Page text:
Defending You Against Assault And Battery Charges
Though the terms “assault” and “battery” are often used interchangeably, the two words have different meanings under New Jersey law. Battery requires physical contact, such as a slap or a punch. Assault simply requires the victim to apprehend a battery – therefore, an offender may assault someone by making that person think physical contact is imminent.
At Lomurro Law, our New Jersey criminal defense attorneys are experienced in defending charges of assault, battery or both and work hard to obtain the best results possible in your case. We understand the important distinctions between these crimes and how to defend against them.
What Are The Elements Of A Simple Assault Charge?
An individual may be charged with simple assault if:
- They cause bodily harm to someone else, or recklessly, knowingly or purposely caused bodily injury
- They negligently caused bodily harm with a deadly weapon
- They threatened another person or put another person in fear of serious bodily injury
The victim does not actually have to sustain injuries for an assault charge to be filed. The presentation of a physical threat may be sufficient to arrest someone for assault. New Jersey defines “bodily injury” as “physical pain, illness or any impairment of physical condition.” A defendant acts negligently if the defendant acts in a way that they should have realized would cause injury to the victim.
A deadly weapon may be any item that could cause injury to a victim – for example, throwing a heavy lamp at someone would certainly meet this definition. A conviction for simple assault may result in six months in prison and/or a $1,000 fine.
What Are The Elements Of An Aggravated Assault Charge?
Aggravated assault is much more serious than simple assault. It carries harsher penalties than simple assault. An aggravated assault charge may be appropriate if:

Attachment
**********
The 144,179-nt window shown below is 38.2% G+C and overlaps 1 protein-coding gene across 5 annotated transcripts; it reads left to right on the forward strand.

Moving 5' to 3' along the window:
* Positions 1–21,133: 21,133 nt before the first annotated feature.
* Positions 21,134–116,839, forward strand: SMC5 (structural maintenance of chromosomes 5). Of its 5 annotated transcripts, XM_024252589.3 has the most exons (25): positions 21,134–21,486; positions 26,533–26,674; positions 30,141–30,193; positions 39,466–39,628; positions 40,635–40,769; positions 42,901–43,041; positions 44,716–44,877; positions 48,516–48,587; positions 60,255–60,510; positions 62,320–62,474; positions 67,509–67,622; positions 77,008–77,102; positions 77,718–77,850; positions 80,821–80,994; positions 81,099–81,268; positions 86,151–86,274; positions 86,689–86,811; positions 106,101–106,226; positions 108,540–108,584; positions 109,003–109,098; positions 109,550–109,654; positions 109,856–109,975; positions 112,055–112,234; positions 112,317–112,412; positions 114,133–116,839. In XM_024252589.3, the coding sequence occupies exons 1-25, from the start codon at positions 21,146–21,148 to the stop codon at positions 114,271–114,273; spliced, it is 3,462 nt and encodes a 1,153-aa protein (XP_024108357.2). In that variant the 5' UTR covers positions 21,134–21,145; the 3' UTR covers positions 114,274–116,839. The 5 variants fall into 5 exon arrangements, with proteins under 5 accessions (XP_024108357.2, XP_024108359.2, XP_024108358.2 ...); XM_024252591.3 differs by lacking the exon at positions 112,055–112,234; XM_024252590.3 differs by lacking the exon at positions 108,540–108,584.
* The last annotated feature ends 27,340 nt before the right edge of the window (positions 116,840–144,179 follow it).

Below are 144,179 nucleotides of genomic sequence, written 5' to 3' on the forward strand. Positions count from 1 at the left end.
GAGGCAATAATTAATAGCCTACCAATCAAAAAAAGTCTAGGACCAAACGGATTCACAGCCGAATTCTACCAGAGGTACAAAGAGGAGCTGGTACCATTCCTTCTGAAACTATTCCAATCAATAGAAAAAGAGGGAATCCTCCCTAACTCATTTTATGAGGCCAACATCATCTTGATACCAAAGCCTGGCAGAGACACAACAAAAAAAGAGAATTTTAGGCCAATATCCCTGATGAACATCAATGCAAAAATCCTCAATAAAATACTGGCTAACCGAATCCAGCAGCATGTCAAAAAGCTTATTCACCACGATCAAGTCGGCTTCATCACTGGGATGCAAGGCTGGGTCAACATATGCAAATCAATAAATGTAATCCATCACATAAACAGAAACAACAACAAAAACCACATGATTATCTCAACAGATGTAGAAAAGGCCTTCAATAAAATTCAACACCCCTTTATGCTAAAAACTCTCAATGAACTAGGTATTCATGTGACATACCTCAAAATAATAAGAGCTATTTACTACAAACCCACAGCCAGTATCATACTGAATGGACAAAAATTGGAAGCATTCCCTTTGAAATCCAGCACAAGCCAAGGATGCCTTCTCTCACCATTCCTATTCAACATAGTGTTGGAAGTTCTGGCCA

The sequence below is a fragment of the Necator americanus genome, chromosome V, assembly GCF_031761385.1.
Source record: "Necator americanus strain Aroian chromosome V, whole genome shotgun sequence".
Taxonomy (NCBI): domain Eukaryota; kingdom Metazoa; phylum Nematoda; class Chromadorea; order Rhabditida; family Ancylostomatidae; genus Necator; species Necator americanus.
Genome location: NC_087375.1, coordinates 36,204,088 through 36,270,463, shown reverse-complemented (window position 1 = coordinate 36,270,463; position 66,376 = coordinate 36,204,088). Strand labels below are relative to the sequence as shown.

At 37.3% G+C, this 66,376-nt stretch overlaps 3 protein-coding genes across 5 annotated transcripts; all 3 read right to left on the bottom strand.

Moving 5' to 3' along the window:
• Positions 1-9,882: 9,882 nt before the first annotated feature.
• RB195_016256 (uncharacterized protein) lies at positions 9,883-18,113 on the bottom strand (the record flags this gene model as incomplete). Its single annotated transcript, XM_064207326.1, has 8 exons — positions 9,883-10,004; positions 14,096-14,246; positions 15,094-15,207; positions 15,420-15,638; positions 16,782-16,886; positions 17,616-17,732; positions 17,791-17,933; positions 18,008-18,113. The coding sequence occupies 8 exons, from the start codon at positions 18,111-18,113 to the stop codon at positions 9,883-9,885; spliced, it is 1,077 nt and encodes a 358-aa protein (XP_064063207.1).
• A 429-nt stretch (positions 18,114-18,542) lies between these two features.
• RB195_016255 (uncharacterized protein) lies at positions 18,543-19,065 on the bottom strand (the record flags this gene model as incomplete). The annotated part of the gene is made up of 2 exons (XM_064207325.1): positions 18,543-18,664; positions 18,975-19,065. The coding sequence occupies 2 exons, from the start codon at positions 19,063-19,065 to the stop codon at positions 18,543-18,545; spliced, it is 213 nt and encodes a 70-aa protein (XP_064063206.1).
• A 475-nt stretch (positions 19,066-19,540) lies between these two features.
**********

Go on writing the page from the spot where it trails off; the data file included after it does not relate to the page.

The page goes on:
- The assault was against a public official, police officer, fireman or certain other individuals
- The victim was a family member
- The victim suffered serious bodily injury
- The individual used a deadly weapon
- The individual pointed a gun at the victim or otherwise threatened the victim with a gun
- The assault occurred while the individual tried to flee from a police officer
There are a number of other situations in which a defendant may be charged with aggravated assault. For example, if a defendant causes bodily injury while trying to run from the police, the defendant may be guilty of aggravated assault.
Penalties For Aggravated Assault
The penalties for aggravated assault vary depending on the severity of the crime. Aggravated assault may be charged in the second, third or fourth degree. Defendants may be sentenced to jail time and/or probation, and they may also be fined and ordered to pay restitution. Judges may also order a combination of these punishments.
- Second degree: The defendant may be sentenced between five and 10 years in prison and fined up to $150,000.
- Third degree: The defendant may be sentenced between three and five years in prison and a fine of up to $15,000.
- Fourth degree: The defendant may be sentenced to a prison sentence of up to 18 months and a fine of up to $10,000.
The sentence will depend on your criminal history and the nature of the crime.
Defenses To Assault Charges
Self-defense is one of the most common defenses to an assault charge. To allege self-defense, the defendant must show that the victim was threatening the defendant’s life and that the defendant had no choice but to use force to protect himself. Defending others is also a common defense to assault charges. Finally, those involved in the incident may admit that they “agreed” to settle their differences using physical force. In these situations, the assault charges may be reduced.
Contact Us Today To Discuss Your Assault Charges
To ensure your legal rights are protected, it is important to speak with a skilled lawyer as soon as possible after being arrested or charged with a crime. At Lomurro Law, our experienced New Jersey criminal defense attorneys know how to negotiate favorable deals and protect your legal rights. To schedule your free consultation, call 732-482-9285 or contact us online.